We present the facts, outline the standards of honest reporting, and let members draw their own conclusions and respond to the media agency involved.
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Members of the Foreign Press Association have expressed dissatisfaction with an Israeli government policy which opposes indiscriminately granting press credentials to Palestinians, and instead subjects them to the same rules as any other foreign workers in Israel.
Since press cards ease travel restrictions between Israel and the territories, and considering the security situation, the GPO found it necessary to use caution in giving credentials to Palestinians. In recent months, the GPO and the IDF have found that several Palestinian "journalists" have been involved in the smuggling of wanted fugitives from Arafat's Ramallah compound.
Apparently, part of Macdonald's objection is born out of a different definition of Israel's security needs; CBC has a policy not to label Palestinians who attack Israeli civilians as "terrorists."
This entire issue stems from the fact that journalists are greatly restricted in their freedom to report on Palestinian activities. A Western journalist can't just walk into Gaza and begin snapping pictures. It is said that 95 percent of the photos and video images from the recent conflict have been provided by Palestinian freelancers, who are the only ones with access to obtain these images. These crews obviously identify emotionally and politically with the Palestinian side, and wouldn't dare film anything that could embarrass Palestinian leaders.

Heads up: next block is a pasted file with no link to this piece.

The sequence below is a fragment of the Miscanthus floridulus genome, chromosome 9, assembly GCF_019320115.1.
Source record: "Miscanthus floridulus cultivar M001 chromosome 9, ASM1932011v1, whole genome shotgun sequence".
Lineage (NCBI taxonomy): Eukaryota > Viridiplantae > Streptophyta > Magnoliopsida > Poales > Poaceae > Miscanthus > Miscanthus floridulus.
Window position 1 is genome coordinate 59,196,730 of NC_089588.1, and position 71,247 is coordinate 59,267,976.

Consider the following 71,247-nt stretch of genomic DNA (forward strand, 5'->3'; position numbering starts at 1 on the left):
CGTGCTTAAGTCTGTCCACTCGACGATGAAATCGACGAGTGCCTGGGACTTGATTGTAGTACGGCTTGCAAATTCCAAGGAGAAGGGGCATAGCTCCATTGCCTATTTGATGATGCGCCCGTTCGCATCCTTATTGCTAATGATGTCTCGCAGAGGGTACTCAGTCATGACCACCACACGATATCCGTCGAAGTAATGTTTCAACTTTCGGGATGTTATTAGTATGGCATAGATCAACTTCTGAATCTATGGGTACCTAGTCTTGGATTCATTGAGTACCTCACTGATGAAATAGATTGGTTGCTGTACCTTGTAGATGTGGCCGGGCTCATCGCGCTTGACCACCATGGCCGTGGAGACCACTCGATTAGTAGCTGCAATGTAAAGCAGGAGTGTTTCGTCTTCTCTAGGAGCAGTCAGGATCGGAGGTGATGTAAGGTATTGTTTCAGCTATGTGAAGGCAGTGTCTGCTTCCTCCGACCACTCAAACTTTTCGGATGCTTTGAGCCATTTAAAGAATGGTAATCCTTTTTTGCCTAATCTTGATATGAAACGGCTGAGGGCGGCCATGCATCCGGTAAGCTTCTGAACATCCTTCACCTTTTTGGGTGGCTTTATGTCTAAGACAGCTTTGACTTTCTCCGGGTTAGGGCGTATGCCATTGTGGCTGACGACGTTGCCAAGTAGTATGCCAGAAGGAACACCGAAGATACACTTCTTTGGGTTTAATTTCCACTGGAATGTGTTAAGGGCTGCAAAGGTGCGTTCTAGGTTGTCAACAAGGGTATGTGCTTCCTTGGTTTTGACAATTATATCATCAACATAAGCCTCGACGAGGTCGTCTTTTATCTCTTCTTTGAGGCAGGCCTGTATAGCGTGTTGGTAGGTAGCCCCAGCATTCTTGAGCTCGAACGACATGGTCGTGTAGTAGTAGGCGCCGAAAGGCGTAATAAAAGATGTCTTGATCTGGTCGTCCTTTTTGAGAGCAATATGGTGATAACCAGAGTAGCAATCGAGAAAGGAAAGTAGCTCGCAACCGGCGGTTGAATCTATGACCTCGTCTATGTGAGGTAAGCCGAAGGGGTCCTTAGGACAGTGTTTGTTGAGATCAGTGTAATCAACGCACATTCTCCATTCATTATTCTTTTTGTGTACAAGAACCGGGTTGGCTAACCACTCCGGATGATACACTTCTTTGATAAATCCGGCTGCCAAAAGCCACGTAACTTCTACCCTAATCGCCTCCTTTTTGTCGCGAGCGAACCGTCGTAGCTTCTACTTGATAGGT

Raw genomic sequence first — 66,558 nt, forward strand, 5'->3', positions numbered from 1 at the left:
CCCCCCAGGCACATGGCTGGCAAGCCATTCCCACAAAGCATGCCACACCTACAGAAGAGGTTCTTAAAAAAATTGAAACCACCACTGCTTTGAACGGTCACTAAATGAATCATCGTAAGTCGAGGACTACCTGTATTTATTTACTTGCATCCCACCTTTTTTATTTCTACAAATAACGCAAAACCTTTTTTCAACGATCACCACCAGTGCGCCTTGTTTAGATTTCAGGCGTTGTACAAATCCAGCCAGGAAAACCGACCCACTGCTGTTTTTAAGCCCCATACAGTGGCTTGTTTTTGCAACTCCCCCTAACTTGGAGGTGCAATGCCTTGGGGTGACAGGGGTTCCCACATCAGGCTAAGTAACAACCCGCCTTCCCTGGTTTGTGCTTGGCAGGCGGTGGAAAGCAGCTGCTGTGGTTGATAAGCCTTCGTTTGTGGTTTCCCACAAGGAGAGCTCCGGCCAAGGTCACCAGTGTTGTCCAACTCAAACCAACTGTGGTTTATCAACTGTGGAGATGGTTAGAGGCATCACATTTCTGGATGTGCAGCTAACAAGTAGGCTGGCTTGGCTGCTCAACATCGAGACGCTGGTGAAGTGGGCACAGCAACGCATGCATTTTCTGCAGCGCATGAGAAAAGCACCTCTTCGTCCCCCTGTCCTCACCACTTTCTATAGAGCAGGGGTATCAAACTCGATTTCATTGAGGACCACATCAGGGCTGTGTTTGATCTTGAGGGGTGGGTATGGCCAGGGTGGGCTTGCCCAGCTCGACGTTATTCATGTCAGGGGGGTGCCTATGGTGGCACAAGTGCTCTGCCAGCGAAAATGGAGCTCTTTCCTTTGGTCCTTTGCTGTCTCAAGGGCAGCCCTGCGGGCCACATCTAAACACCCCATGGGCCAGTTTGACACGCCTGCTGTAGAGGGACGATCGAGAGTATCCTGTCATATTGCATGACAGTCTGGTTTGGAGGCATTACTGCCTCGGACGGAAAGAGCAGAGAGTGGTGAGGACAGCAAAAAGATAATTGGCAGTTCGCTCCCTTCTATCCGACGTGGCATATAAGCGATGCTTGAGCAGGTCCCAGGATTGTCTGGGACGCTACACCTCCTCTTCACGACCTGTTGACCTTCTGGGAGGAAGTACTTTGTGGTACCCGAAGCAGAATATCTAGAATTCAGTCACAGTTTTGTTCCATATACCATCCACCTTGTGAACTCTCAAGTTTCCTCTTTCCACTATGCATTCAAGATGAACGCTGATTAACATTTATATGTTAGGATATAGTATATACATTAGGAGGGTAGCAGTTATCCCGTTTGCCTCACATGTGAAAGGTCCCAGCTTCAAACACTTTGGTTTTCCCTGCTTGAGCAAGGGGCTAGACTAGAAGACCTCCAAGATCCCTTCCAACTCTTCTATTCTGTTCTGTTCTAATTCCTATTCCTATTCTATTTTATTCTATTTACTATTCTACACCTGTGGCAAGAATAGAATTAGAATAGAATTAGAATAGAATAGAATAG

CBC states that the only safe way to cover stories within the territories is with Palestinian escort. This is apparently because the foreign reporters are otherwise threatened by Palestinians. Yet why should Palestinian intimidation obligate Israel to compromise its own security needs?
Seaman explained: "Israel is currently in a state of conflict with the Palestinians, and we should no sooner grant them press credentials than the U.S. government would give press cards to allow Iraqi or Taliban journalists to enter the United States."
As part of Israel's commitment to freedom of the press, the GPO evaluates each Arab journalist on an individual basis. In fact, journalists from Arab satellite TV Al-Jazeera and even Islamic Republic of Iran TV have broadcast from Jerusalem in recent months. Further, Nabil Khatib of MBC (Middle East Broadcasting Corp. based in Dubai UAE) has received GPO accreditation.
It is interesting to note that on the flip side, Israelis are not welcome to work in Palestinian-controlled areas, and in 2001 Palestinian leaders issued a death threat to any Israeli journalist entering PA-controlled areas. Further, the Arab Journalists Association has instructed its thousands of members to boycott Israeli newspapers and TV stations, and offenders are punishable by having their membership revoked or losing their jobs.
Yet the FPA has issued no protests against these discriminatory actions. Why the double standard?